scoop, and what happened next? Did he leave you, you leave him, or what happened?
Mr. BELLOCCHIO. It was almost as if he I spoke to Tom and said a few more words to Tom, and Ruby was gone--never said "Goodbye" or "I'll be seeing you".
Mr. HUBERT. You don't recollect his leaving?
Mr. BELLOCCHIO. I don't recollect his leaving.
Mr. HUBERT. You don't know whether he left the bar at that time?
Mr. BELLOCCHIO. No; I don't.
Mr. HUBERT. You did not see him leave the bar?
Mr. BELLOCCHIO. I did not see him leave the bar.
Mr. HUBERT. How long after that did you stay?
Mr. BELLOCCHIO. Perhaps 45 minutes.
Mr. HUBERT. Did you see him during those 45 minutes?
Mr. HUBERT. So, he may have been there or he may not have?
Mr. BELLOCCHIO. He may have been there.
Mr. HUBERT. Have you seen him since?
Mr. BELLOCCHIO. On television.
Mr. HUBERT. No; I mean in person?
Mr. BELLOCCHIO. I saw him at the trial.
Mr. HUBERT. Were you called as a witness?
Mr. BELLOCCHIO. Yes; I was.
Mr. HUBERT. By the defense or the prosecution?
Mr. BELLOCCHIO. By the defense.
Mr. HUBERT. But you haven't communicated with him otherwise?
Mr. BELLOCCHIO. No; I haven't.
Mr. HUBERT. Who communicated with you to get you to be a witness at the trial?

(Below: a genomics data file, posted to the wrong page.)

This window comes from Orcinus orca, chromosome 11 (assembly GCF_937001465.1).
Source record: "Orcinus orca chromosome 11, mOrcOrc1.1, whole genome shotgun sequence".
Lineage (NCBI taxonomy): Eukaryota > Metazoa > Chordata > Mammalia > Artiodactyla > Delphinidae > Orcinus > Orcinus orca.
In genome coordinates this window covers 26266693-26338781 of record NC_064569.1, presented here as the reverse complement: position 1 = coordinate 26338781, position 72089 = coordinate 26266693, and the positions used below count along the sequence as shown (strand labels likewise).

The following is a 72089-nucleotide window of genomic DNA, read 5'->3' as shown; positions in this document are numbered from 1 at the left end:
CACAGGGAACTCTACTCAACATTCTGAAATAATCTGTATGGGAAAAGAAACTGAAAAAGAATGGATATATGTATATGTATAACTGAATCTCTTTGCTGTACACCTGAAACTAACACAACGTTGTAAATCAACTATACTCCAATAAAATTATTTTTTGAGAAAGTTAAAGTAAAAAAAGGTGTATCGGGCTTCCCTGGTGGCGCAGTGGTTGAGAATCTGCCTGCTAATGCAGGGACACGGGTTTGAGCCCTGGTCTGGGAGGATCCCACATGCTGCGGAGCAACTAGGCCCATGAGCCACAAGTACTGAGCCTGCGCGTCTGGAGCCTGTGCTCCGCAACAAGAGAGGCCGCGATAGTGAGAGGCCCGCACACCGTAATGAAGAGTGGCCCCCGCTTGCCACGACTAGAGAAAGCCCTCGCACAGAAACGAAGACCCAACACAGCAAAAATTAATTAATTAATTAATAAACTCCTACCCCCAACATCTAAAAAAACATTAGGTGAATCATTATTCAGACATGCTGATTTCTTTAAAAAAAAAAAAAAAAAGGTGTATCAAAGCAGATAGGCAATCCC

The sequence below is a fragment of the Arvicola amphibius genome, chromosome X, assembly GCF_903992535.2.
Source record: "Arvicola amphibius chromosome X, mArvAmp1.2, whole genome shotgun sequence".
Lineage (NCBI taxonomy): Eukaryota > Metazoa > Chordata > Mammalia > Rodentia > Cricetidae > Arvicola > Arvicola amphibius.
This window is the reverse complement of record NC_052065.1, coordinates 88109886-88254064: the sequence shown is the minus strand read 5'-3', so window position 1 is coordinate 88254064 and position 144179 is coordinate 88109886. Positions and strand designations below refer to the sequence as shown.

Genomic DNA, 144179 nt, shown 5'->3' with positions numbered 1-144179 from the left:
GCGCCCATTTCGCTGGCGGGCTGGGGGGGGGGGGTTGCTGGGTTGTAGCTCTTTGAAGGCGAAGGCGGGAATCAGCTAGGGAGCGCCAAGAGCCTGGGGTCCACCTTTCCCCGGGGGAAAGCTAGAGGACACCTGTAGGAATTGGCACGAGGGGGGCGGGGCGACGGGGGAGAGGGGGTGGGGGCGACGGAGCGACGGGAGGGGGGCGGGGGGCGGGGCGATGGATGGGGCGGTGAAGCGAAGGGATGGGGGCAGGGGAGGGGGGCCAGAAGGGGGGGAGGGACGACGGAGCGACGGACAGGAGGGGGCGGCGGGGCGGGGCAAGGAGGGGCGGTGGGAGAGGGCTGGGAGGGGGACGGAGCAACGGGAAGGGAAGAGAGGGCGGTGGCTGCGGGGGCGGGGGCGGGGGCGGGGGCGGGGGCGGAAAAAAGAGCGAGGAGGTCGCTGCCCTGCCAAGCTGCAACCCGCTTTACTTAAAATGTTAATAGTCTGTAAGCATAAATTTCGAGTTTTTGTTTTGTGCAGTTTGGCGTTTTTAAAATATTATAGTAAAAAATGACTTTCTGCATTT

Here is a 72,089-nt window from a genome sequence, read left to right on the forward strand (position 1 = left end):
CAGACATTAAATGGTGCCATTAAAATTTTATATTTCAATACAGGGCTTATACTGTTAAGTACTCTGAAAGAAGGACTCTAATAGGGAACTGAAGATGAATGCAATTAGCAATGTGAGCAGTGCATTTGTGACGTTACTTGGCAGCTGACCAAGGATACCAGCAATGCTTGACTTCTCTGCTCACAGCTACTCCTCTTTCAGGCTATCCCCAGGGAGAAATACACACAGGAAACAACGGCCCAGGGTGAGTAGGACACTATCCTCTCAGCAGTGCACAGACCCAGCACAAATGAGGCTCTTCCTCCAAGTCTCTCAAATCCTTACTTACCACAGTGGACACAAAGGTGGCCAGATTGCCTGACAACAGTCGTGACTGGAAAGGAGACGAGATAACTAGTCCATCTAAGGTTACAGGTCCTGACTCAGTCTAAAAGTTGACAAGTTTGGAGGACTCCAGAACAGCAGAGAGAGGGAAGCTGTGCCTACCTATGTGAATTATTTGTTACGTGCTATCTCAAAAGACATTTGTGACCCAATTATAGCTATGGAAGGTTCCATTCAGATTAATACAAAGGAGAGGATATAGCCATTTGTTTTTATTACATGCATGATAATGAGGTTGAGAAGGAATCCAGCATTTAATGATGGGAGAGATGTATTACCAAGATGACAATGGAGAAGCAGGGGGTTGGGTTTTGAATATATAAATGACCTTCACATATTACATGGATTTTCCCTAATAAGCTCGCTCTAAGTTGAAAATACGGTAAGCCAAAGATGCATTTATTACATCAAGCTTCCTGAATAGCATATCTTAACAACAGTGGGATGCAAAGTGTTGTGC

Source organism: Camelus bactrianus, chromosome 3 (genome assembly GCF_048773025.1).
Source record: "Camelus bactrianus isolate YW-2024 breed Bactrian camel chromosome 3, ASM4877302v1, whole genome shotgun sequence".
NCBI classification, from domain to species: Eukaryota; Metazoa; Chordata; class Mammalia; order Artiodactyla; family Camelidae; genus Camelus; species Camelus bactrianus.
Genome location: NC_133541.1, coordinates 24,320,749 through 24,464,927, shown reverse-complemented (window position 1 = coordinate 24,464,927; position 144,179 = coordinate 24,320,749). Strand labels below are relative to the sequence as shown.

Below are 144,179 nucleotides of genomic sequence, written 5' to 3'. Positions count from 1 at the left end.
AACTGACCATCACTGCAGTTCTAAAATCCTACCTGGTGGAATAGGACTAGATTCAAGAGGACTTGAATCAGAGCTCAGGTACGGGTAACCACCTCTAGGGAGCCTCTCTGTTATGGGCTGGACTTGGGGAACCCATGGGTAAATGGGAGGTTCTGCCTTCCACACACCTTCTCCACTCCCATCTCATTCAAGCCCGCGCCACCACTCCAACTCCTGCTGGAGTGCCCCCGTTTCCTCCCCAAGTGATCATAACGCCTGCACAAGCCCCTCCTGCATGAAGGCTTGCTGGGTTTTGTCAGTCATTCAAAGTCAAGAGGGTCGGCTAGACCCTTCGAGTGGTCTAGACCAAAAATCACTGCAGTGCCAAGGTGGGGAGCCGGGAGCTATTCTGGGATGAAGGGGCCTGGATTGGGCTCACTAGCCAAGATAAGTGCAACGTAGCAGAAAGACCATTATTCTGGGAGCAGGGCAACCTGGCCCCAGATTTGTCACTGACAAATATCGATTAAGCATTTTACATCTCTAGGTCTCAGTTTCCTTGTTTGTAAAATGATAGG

Mr. BELLOCCHIO. One of the private detectives working for the defense counsel.
Mr. HUBERT. I suppose you were interviewed by the defense counsel also?
Mr. BELLOCCHIO. Yes, sir.
Mr. HUBERT. By Mr. Belli?
Mr. HUBERT. Mr. Tonahill?
Mr. BELLOCOHIO. On the stand.
Mr. HUBERT. I beg your pardon?
Mr. BELLOCCHIO. On the stand only. I was never interviewed prior to then by them.
Mr. HUBERT. You were never interviewed prior to that?
Mr. HUBERT. But you were interviewed by the private detective?
Mr. BELLOCCHIO. Yes; I was.
Mr. HUBERT. And you told him in effect what, what you told us today?
Mr. BELLOCCHIO. In effect the same thing I have just given to you. They were more interested in his emotional condition, whether he seemed to be stable and so forth, at the time I spoke to him.
Mr. HUBERT. During any part of this conversation you had with Ruby on the 23d, did he make any remarks seeming to connect up the shooting of the President with the Weissman ad and the Earl Warren signs?
Mr. BELLOCCHIO. I don't believe so---no; and looking back at my conversation with him, he seemed to be very incoherent. He didn't seem to be thinking along any straight or any clear line. He would take one side and then he would jump and take the other side. He said Dallas was not responsible, and then he produced the photographs which said, "Impeach Earl Warren," and at this point he seemed to be holding Dallas responsible. He seemed to be taking beth sides of the issue.
Mr. HUBERT. All right; do you have any other comment to make?
Mr. BELLOCCHIO. No, sir.
Mr. HUBERT. Now, Mr. Bellocchio, I don't think there have been any conversations between us at all since I first met you a few moments ago that have not been recorded is, that correct?


Mr. BELLOCCHIO. That's correct.
Mr. HUBERT. Thank you very much for coming, Mr. Bellocchio, and I appreciate your help.
Mr. BELLOCCHIO. Thank you.